Pragmatism left in bygone days
Joan Wagnon, chairwoman of the Kansas Democratic Party, was correct when she cited the progressive leaders who, along with the wacky ones, came together and made this state a good place to live (April 23 Opinion). Unfortunately, those days are gone. Pragmatic compromise that allowed Kansas to flourish in times past has been replaced with a conservative absolutism that is frightening in its ferocity.
I realized how we got here after reading Thomas Frank’s book “What’s the Matter With Kansas?” It asked why low- and middle-income Kansans vote against their own economic well-being by electing conservative politicians who distract them with cultural issues such as abortion, religion and evolution and while giving tax breaks to people who need them a whole lot less. Some of us see through the political sleight of hand – a promised prosperity on the backs of the poor in favor of the rich – but there aren’t enough of us to stop it.
Wagnon suggested that maybe, just maybe, Gov. Sam Brownback and company will realize they are wrong. But why should they when they are sure to get re-elected by the very people they’ve hoodwinked into thinking they are right?
KATHLEEN C. BUTLER
There were two articles side by side on the front page of the April 24 Eagle: one regarding the proposed building of a new Central Library at an estimated cost of $29 million, the other regarding city budget deficits over the next three years that could add up to $9.8 million. Thanks to the editor for making this clear.
Does anyone on the Wichita City Council or the planning commission know how to do a cost-benefit analysis or, for that matter, balance a budget? Our first priority should be to take care of the basic needs of the city.
For instance, the city has, in an effort to save money, laid off dozens of arborists, resulting in many dead tree limbs and standing dead trees in our parkways, which present hazards to our residents.
An old library we can live with (there are work-arounds for that); dead people as a result of falling dead tree branches or trees we cannot live with.
MARY KATHRYN VERNON
I’m tired of the anti-gun rhetoric and, quite frankly, lies. Those who vilify the National Rifle Association are actually slandering me and millions of members and supporters.
Those who would trample on our Bill of Rights are those of an un-American agenda. They try to use tragedy to further their goals, which is shameless and despicable. I bet all those killed by a criminal or psycho wished they would have had a gun, or that a concealed-carry permit holder would have put his life in jeopardy to come to their aid.
I would like to thank Kansas Sens. Jerry Moran and Pat Roberts, Rep. Mike Pompeo, R-Wichita, Gov. Sam Brownback, most of the Kansas Legislature, Sedgwick County Commissioners Richard Ranzau, Karl Peterjohn and Jim Skelton, and Sedgwick County Sheriff Jeff Easter for all standing up for our Second Amendment.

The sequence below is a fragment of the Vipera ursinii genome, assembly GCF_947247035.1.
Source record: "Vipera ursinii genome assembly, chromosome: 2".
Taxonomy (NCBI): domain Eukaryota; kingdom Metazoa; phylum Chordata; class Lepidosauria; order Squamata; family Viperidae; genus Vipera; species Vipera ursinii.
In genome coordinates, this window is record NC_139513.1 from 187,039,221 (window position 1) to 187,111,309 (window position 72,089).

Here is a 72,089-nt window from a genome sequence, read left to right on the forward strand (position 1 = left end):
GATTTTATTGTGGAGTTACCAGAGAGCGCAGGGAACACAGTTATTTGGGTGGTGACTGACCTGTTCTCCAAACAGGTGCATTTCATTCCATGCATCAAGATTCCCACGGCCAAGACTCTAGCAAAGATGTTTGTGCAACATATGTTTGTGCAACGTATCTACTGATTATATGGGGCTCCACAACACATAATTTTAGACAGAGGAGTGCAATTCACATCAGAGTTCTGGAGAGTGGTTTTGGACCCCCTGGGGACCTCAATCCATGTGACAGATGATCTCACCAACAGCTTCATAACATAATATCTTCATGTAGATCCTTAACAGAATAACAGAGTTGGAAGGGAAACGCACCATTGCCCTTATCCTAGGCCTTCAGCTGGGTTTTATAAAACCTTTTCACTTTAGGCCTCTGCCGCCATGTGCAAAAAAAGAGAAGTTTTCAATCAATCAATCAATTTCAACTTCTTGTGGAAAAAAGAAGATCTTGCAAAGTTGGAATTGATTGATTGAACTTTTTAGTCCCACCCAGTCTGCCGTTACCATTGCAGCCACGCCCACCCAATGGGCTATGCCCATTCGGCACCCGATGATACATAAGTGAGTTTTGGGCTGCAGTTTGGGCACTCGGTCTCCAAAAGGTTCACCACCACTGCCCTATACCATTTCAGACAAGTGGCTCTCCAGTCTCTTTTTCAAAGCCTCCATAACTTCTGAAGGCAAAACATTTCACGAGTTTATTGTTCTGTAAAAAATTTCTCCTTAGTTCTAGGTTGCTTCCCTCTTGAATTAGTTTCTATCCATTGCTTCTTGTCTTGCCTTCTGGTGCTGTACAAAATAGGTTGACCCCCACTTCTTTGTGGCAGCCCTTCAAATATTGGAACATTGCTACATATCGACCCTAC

We all have a choice to own a gun or not. Let’s not stand for the vilification of those who choose to bear arms. Those who harm others with whatever means should be dealt with severely. Those who may stand in evil’s way deserve our respect – citizen or law enforcement.
Don’t arm teachers
Putting armed teachers inside the classroom is ridiculous. Can you imagine a sweet, little kindergarten teacher packing heat? At best, we’re sending the wrong message to our children. Teachers have enough responsibilities without the thought that they may have to shoot someone someday.
Ask a police officer or someone in the military about this subject. They train all the time, and when they have to actually shoot someone, it’s hard for them. Why would we want to put that kind of pressure on our teachers?
Instead, police officers or soldiers should guard our schools. Better yet, how about bulletproof windows and locked doors while the students are in class? Instead of arming teachers with guns, let’s arm them with some knowledge of how to lock down their classroom in the event that a school shooting happens.
Be organ donor
“Garden Plain residents help family’s quest for transplant” (April 22 Local & State) was the perfect impetus for families to discuss their feelings about organ donation.
Often we shy away from speaking about death because it makes us uncomfortable. However, it is critical for people to discuss their end-of-life preferences with their family members to ensure that choices such as organ donation are communicated and carried out.
Organ donation is a beautiful extension of life. Grieving family members can be comforted knowing a part of their loved one lives on in another person. What greater legacy can we leave behind than the gift of life?
According to organdonor.gov, more than 100,000 people are waiting for an organ, and every day 18 people die waiting. Raising awareness of this need will bridge the gap between the number of people on organ-transplant waiting lists and the number of organ donors.
JULIE REY SULLIVAN